In the same bowl, Pam spray/oil it, leave it covered for 45 minutes in a warm place. Punch the dough down and continue letting it rest for another 30 minutes. 

Divide into 4-5 portions and roll. Allow to rest for 15 minutes if you have trouble rolling it.

You can store the remaining portions/dough in the fridge for up to 1 week, keeping it covered and greased in the same bowl. Temper it out before you roll it.

Some tips:

  • I poke holes in the dough after I roll it to prevent bubbles of air to form when cooking.
  • I first cook the base in the pan by itself on medium heat, just to get some color on the bottom and then flip it to get the base of the pizza somewhat cooked before adding your sauces and toppings.
  • Layer/scatter your toppings, try to squeeze out as much moisture/water as possible.
  • Put a lid on your pizza in the pan while cooking.
  • I usually cook the toppings for 5+ minutes, then add the cheese, and cook for another 5+ minutes.
  • Before broiling it in the oven to get some color and to fully melt the cheese, I tilt the pan to remove excess moisture that got released from cooking. You don’t want your base to be soggy.

Quarantine Day 12

Today is my twelfth day of self-isolation, living in NYC in this epi-center of the novel coronavirus/SARS-CoV-2/COVID-19 pandemic. The United States has now surpassed both China and Italy on total confirmed cases. Besides leaving my apartment for two separate grocery runs, I have not left my apartment since Wednesday March 18. The common roof deck in my apartment building is locked between the months of October through April, so I’ve been cooped up in my shoebox apartment this whole time.

There are some days where I do absolutely nothing, where I spend almost my entire day in bed, sleeping and napping, and doing whatever on my laptop, either watching TV/movies or reading random things. Then the other days consist of a semi-permanent routine, where I wake up between 7-8am (no alarms set) and I do 30 minutes of yoga, focusing on breathing and stretching, then I workout for 30-60 minutes, using all my home equipment (which isn’t much), but I follow live in-home exercise videos on Instagram, cook + eat + clear lunch, nap after lunch, clean a specific and different area of my apartment, cook + eat + clear dinner, and find tasks within my apartment that needs up keeping before making my way to bed.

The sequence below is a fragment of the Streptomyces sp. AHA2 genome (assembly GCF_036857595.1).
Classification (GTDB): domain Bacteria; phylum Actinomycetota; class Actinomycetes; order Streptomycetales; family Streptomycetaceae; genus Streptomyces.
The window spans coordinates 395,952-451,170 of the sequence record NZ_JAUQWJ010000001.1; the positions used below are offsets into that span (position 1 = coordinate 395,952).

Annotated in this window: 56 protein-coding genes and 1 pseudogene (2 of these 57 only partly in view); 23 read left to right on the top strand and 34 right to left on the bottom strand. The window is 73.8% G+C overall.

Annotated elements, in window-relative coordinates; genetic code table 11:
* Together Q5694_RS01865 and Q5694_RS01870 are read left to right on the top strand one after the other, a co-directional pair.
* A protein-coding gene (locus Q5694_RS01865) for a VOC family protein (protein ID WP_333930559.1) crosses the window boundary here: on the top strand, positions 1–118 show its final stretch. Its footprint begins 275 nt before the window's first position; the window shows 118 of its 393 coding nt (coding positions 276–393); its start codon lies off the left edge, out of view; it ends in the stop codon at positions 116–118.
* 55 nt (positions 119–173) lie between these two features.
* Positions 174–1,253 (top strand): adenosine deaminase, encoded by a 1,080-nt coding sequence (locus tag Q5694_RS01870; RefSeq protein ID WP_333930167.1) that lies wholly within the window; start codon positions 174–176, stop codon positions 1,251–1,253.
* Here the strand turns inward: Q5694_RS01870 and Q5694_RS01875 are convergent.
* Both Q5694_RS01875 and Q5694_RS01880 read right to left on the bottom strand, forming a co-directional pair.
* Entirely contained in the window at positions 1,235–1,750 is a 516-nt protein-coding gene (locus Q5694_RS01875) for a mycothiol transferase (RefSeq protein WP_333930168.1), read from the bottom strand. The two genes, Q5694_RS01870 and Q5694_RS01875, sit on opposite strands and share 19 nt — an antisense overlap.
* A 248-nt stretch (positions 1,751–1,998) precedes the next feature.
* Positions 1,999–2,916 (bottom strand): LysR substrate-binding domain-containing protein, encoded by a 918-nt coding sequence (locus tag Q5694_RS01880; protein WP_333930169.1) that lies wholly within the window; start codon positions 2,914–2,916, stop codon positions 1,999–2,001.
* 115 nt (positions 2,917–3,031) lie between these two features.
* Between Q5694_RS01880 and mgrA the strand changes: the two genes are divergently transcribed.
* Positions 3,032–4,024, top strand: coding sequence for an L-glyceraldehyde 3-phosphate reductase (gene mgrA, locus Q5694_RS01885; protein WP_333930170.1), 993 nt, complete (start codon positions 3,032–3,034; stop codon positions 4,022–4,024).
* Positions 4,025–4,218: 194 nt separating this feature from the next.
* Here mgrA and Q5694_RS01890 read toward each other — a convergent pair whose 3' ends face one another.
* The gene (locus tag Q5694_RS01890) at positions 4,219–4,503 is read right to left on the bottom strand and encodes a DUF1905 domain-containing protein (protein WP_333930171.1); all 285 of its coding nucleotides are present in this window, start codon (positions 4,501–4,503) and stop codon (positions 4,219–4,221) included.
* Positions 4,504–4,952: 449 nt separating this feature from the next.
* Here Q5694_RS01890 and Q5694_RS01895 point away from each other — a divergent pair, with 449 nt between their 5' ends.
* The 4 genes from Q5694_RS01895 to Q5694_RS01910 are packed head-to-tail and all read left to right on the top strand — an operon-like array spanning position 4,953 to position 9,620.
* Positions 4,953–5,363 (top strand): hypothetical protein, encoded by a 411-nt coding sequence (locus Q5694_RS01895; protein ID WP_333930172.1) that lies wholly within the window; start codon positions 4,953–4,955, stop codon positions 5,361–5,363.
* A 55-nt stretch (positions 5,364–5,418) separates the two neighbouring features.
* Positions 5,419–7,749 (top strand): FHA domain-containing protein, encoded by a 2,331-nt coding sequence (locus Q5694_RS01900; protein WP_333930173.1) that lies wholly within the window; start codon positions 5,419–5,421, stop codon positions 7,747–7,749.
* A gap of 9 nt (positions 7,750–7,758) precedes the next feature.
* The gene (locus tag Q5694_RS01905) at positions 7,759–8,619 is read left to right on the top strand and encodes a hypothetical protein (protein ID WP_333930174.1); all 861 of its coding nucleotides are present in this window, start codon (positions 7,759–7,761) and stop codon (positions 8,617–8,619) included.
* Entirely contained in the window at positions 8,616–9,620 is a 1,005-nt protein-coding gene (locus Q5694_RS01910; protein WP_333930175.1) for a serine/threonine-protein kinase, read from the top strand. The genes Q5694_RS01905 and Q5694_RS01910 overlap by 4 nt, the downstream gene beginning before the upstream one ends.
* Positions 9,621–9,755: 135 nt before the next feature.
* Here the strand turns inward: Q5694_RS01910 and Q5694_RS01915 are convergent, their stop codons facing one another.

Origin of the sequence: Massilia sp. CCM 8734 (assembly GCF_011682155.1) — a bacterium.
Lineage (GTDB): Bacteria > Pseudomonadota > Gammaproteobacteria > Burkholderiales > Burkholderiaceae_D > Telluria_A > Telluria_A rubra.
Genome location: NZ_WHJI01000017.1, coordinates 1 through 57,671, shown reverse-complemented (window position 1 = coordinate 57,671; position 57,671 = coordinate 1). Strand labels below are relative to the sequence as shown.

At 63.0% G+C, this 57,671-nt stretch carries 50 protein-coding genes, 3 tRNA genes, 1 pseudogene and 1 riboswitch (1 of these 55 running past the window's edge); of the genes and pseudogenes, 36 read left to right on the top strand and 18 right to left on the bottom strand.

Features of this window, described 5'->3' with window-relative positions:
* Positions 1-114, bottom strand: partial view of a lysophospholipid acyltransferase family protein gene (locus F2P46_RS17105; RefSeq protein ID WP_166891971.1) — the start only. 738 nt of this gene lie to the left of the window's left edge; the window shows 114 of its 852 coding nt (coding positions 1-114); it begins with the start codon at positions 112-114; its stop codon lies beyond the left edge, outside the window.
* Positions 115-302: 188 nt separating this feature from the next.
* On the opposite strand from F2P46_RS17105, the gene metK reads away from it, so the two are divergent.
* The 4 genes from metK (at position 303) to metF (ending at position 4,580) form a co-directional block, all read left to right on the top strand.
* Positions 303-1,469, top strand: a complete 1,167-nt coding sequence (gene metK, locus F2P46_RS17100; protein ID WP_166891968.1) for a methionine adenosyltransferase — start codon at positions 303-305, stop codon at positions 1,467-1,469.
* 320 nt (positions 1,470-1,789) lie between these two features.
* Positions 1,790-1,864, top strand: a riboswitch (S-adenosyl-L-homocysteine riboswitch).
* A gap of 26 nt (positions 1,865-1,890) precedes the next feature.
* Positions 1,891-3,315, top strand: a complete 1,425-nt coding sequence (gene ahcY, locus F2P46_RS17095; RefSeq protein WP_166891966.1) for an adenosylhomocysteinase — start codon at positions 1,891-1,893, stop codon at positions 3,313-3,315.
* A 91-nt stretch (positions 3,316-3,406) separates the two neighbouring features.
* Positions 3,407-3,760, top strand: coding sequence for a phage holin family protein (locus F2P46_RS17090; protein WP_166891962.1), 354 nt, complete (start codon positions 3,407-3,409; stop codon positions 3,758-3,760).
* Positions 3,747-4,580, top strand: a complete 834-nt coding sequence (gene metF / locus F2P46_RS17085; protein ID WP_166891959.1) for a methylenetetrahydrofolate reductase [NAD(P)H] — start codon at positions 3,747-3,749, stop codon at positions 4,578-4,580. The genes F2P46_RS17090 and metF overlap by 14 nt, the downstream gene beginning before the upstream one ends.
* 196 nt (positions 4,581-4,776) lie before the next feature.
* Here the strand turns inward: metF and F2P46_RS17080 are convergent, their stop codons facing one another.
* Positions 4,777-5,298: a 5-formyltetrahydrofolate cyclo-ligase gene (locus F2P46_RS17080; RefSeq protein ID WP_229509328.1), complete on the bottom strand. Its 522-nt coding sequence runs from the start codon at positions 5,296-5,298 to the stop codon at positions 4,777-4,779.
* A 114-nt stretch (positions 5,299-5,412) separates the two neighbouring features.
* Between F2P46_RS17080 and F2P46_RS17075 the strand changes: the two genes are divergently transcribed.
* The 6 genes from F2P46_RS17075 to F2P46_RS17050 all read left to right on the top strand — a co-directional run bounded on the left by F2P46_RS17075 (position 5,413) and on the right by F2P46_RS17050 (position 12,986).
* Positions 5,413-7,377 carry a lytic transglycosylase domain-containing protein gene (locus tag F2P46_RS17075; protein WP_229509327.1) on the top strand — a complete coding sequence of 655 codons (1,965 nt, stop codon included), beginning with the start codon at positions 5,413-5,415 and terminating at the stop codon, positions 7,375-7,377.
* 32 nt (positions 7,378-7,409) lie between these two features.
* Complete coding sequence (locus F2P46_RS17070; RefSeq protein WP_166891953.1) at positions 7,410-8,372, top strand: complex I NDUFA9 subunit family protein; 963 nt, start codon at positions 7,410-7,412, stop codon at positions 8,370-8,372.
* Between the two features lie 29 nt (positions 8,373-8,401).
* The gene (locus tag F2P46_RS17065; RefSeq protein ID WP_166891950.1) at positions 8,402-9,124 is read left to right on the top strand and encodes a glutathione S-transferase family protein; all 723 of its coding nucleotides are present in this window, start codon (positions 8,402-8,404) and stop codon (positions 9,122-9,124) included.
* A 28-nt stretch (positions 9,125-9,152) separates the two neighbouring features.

Then repeat. Repeat. Repeat. Repeat. My mental-health is still intact but there are times where I feel the insanity seeping in. There is only so much you can do at home. Thank goodness for technology, i.e. FaceTiming with family and friends. I haven’t downloaded Zoom yet though. With limited resources and ingredients, I have discovered that I loathe cooking for myself now. Why do I have to eat?? Thinking about what to eat for my next meal immediately makes me frustrated. I am so sick of eating steamed rice and pasta so I have started making Chinese staples from scratch. It’s been fun but the excitement of making them was short-lived because it ended up being another bothersome chore that I had to do everyday in order to feed myself.

Another self-discovery is that I think I am over drinking! The desire for a glass of sparkling or cocktail is no more.

There’s a lot of articles out there predicting how this will end. I hope the warmer weather will contain the spread of the virus. I hope one day soon I can meet up with my best friends and brother and rediscover what it means to socialize again.

Recipe: Gougères

Gougères are essentially cream puffs without the cream and instead with cheese. They are the savory version of the pâte à choux. The cheese is commonly grated Gruyère, Comté, or Emmentaler. I used Gruyère in this.

In culinary school, I had to mix this by hand and that was exhausting. I have a stand mixer at home so making the choux was a piece of cake!

This recipe yields around 50 pieces.

  • 1 cup milk
  • 1 cup water
  • 8 oz. butter
  • Large pinch of salt
  • 2 cups AP flour
  • 8 eggs
  • 2 cups Gruyère, and extra for garnishing
  • Freshly ground black pepper
  • Cayenne pepper
  • Freshly grated nutmeg

Preheat the oven to 400°F. Line baking sheets with SilPats or parchment paper, oiling them is not necessary. In a saucepan, combine the milk, water, butter, and salt, and bring to a boil. Add the flour and stir with a wooden spoon until a smooth dough forms. Stir over low heat until the dough dries out and pulls away from the pan, approximately 2 minutes.

Scrape the dough into a bowl of a stand mixer. Let it cool for a few minutes before beating in the eggs. On “stir”, using the paddle attachment, beat the eggs into the dough, one at a time, and beating thoroughly between each one. It is important to be sure that each egg is fully incorporated into the batter before adding the next. Don’t worry if the batter separates and looks curdled at first. Keep beating, and it will come together nicely. Add the cheese and season with black pepper, cayenne pepper, and nutmeg.

Transfer the dough to a pastry bag fitted with a 1/2-inch round tip and pipe tablespoon-size mounds onto the baking sheets. Sprinkle more cheese on top of each one and bake for 20 minutes, or until puffed and golden brown. Serve hot/warm. I stuff them with duxelles, which is a finely chopped mixture of mushroom (chanterelles).